Are you a storyteller or a storyshower?

If you write fiction you’re a storyteller. Other media–movies and comics, for example, show the audience the story. Fiction tells a story.

The oft-repeated advice, “show, don’t tell” is good for filmmakers and artists, but I have become convinced that it’s counterproductive for fiction writers.

And the examples used to back up the advice don’t even make sense. Because when you write “Alice stomped her feet and snorted” instead of “Alice was angry,” you are still telling the reader what happened.

All you’ve done is switched from a more conceptual to a more concrete description. Both have their place, depending on the mood and flow of the narrative.

Fiction, by its nature, is able to deliver conceptual information in ways that no other medium can. This is why films made from novels so often seem lackluster and dull compared to the source material. All a movie can do is show.

And there are some things that have to be told. Or you end up with fiction that feels like a scene by scene transcription of a film script.

A paragraph of well-written exposition (and yes, there is such a thing) can immerse a reader in a story more thoroughly than opening voiceovers or “as you know, Dr. Frankenstein” sections of dialogue in a film.

Now, this doesn’t mean that everything that you tell has to be told in a flat, matter of fact style. Fiction can use figures of speech that other mediums can’t. Instead of “Alice was angry” you can write “Alice’s blood boiled and a red haze filled her vision.”

Try doing that in a film.

So the next time someone complains that your story is “telling, not showing” simply explain that you are a storyteller, and telling stories is what you do.  Don’t let someone talk you out of using the most powerful tool that fiction has.



About MishaBurnett

I am the author of "Catskinner's Book", a science fiction novel available on Amazon Kindle.
This entry was posted in Artists That I Admire, New Wave, On Writing, Poetry and tagged , , , , , , . Bookmark the permalink.

11 Responses to Are you a storyteller or a storyshower?

  1. paws4puzzles says:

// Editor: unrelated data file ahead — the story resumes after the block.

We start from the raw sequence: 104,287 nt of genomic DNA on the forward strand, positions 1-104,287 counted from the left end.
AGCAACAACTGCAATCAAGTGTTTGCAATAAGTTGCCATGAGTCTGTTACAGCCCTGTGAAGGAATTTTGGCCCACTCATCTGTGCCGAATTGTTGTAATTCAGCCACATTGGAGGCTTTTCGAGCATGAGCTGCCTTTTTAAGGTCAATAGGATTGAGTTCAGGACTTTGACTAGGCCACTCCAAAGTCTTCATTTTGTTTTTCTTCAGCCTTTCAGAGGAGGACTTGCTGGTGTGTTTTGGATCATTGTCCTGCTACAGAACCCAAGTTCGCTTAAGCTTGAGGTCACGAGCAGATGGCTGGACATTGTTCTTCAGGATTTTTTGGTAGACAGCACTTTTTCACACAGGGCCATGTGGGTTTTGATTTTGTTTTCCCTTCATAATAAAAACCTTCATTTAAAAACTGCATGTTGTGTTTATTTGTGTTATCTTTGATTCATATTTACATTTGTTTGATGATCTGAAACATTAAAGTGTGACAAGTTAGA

Reblogged this on Paws4Thought and commented:
    Thoughts on ‘Show not tell’ from Misha Burnett.

  2. The advice of “show vs tell” is often repeated in writing advice books written by writers who write mediocre forgettable books.

  3. Pingback: Sharing a post about the PROBLEM with “Show, don’t tell.” | North of Andover

  4. That’s something I’m slowly trying to loosen up on. Exposition, scene-setting, description, whatever you wish to call it. That and always being locked into a tight POV. I’ve found it’s actually kind of exhausting to always “show” filtered through a tight POV.

    I look through SF & fantasy books on my shelf, and there’s a surprising amount of “tell” in them.

    Perhaps “show” needs to be reserved for action scenes or intense emotional confrontations, that sort of thing? (Apart from basic things like writing “tears flowed down her cheeks” rather than “she was sad.” I practically do that automatically at this point, as I consider it part of “characterization” in my mind.)

  5. My two cents: I’ve read now enough books about this advice to think that show and tell should be in balance. In some parts you have to narrate, but only narration puts a distance between reader and character that some readers can bridge and some can’t. I often stop reading a book if it’s only telling and this happens even with bestsellers.

  6. On a last note, too much showing without a strong plot behind it makes a book feel too weak, as if there is not enough substantial story behind it. I often find book reviewers saying that ‘there wasn’t enough substance’, which I think probably has to do with too much showing without a good story behind all those details. Showing, setting, description and details are good, but they won’t save a weak story with a character no one cares about.

    • MishaBurnett says:

      I understand your points, but I’m wondering if what you’re objecting to is not telling, per se, but exposition that doesn’t hold your interest. I don’t see telling as inconsistent with story, it’s a matter of whether or not what is being told is actually relevant to the plot.

  7. The only justification I can come up with for the “show, don’t tell” rule is when writers describe a conversation instead of writing it as dialogue. For example: He said that. . . . She replied that. . . . without the use of quotation marks. The entire exchange is related by the narrator, instead of arising as spontaneous behavior on the part of the characters.

    I’ve seen this kind of thing go on for lengthy paragraphs. The writer hasn’t saved any time, and the word count is equal to what dialogue would have used. The scene is static, not active, because the reader is being told, not shown, what’s going on between the characters.

  8. I’m not against telling or showing, they are both good techniques but part of the art of writing well is to know the best way to use both of them so they are not unbalanced.

  9. I’m reading one now that could do with a bit more showing and less telling, when it concerns the environment of his spaceship. The author will write something like “the bridge has a chair with a seatbelt to hold the pilot in place and targeting glasses for him to wear”. Why not just have a pilot plop in the seat, strap in, and start looking around with the glasses?

    So, there is probably a certain type of writer who could use this advice, even if others might be over-using it.

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